Proceedings of The International Conference on Social Sciences in the 21st Century
Collective and Individual Wrongdoing
Collectively, we might think, the near 63 million people who voted for Donald Trump in 2016 did something wrong. But did any of these voters individually do anything wrong? None of their individual votes, after all, made any difference to the outcome of the election. So do these voters bear any individual responsibility for voting the way they did? Can we ever bear individual responsibility for how we vote in elections, or only ever ‘collective’ responsibility? Is it appropriate to blame individuals when they vote for morally questionable candidates?
Similarly, we might say that a group of thugs who jointly attack an innocent victim collectively do something wrong, but wonder whether any of them individually do anything wrong. For it might be that none of the thugs’ individual contributions to the attack make any difference to the victim’s suffering. Does each individual thug deserve to be punished for their own part in the attack?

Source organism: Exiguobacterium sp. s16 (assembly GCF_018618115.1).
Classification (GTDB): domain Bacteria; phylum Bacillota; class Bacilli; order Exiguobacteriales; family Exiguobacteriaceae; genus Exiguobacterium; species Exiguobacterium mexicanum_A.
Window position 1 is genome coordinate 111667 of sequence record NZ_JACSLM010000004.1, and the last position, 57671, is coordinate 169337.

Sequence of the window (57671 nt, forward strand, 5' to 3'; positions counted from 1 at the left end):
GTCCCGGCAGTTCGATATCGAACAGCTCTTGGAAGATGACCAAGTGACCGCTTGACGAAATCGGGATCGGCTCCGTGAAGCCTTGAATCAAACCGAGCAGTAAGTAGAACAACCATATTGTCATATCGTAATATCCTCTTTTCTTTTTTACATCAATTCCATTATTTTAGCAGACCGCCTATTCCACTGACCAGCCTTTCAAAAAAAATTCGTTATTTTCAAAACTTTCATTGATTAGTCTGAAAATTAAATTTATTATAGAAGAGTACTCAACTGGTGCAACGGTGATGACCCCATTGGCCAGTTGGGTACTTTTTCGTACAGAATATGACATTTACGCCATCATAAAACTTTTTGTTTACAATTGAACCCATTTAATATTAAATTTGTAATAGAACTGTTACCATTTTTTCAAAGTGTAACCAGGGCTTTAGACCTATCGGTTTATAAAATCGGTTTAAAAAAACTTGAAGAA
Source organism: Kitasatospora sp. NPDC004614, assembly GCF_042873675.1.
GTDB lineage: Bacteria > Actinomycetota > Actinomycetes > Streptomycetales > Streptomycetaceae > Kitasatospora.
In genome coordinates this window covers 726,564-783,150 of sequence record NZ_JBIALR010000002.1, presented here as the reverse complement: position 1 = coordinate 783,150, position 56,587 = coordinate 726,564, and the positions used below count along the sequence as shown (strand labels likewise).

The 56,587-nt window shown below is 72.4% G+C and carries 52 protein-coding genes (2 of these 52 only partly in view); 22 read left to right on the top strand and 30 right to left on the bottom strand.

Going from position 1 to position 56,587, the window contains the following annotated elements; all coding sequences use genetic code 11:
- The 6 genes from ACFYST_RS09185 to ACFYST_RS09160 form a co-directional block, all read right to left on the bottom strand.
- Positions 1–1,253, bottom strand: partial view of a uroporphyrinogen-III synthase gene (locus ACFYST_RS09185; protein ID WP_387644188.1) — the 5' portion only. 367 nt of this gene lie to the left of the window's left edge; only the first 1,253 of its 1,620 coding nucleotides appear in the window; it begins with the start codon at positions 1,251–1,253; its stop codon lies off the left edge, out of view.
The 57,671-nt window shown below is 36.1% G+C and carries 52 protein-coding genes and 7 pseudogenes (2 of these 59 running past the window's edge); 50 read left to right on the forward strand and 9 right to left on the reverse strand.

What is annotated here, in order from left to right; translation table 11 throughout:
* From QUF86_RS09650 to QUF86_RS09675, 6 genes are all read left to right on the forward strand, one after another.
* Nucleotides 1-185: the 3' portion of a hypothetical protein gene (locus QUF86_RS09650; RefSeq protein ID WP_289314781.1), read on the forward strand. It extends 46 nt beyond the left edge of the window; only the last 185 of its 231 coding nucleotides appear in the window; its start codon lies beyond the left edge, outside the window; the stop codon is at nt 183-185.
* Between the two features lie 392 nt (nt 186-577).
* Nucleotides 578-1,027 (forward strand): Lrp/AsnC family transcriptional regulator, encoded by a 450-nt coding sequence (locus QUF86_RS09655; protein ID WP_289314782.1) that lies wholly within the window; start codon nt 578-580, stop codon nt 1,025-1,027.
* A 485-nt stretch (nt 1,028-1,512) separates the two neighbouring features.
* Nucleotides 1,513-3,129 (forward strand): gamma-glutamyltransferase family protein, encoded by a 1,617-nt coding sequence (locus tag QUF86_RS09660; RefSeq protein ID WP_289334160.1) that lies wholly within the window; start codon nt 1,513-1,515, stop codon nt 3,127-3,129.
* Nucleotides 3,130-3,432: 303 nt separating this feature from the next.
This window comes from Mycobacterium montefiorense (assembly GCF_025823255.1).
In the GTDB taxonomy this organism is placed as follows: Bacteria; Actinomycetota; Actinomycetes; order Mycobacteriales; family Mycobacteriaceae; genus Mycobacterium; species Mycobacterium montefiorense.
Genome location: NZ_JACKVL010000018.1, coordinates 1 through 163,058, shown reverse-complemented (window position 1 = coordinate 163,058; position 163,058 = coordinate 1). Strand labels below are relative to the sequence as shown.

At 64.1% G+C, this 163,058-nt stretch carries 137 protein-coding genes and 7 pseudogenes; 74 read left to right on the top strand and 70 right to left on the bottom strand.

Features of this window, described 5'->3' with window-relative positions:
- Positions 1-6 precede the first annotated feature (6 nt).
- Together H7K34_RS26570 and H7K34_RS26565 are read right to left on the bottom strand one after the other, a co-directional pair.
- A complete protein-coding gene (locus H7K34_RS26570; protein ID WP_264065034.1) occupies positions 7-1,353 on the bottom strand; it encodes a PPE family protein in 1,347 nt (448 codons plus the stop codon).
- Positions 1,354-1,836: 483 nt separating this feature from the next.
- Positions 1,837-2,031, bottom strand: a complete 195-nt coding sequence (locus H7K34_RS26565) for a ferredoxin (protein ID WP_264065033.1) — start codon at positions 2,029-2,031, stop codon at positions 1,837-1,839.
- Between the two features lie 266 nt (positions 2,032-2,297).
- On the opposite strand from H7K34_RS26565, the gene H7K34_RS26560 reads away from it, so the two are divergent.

Here, I argue that, other things being equal, in these cases of apparent collective wrongdoing, none of the individuals in question do anything wrong. Other things being equal, none of those 63 million people did anything wrong by voting for Trump, and none of the thugs did anything wrong by participating in the attack.
This conclusion may appear shocking. To mitigate its import, I argue that we can appropriately blame many of the Trump-voting individuals, and that the thugs involved in the attack do individually deserve to be punished. For we need not think that blameworthiness, or desert of punishment, must always be based on the fact that one has done something wrong. We can blame Trump voters, and punish thugs, not for anything they have done, but simply for being the kind of people they are.
Keywords: blame; justice; punishment; responsibility; voting.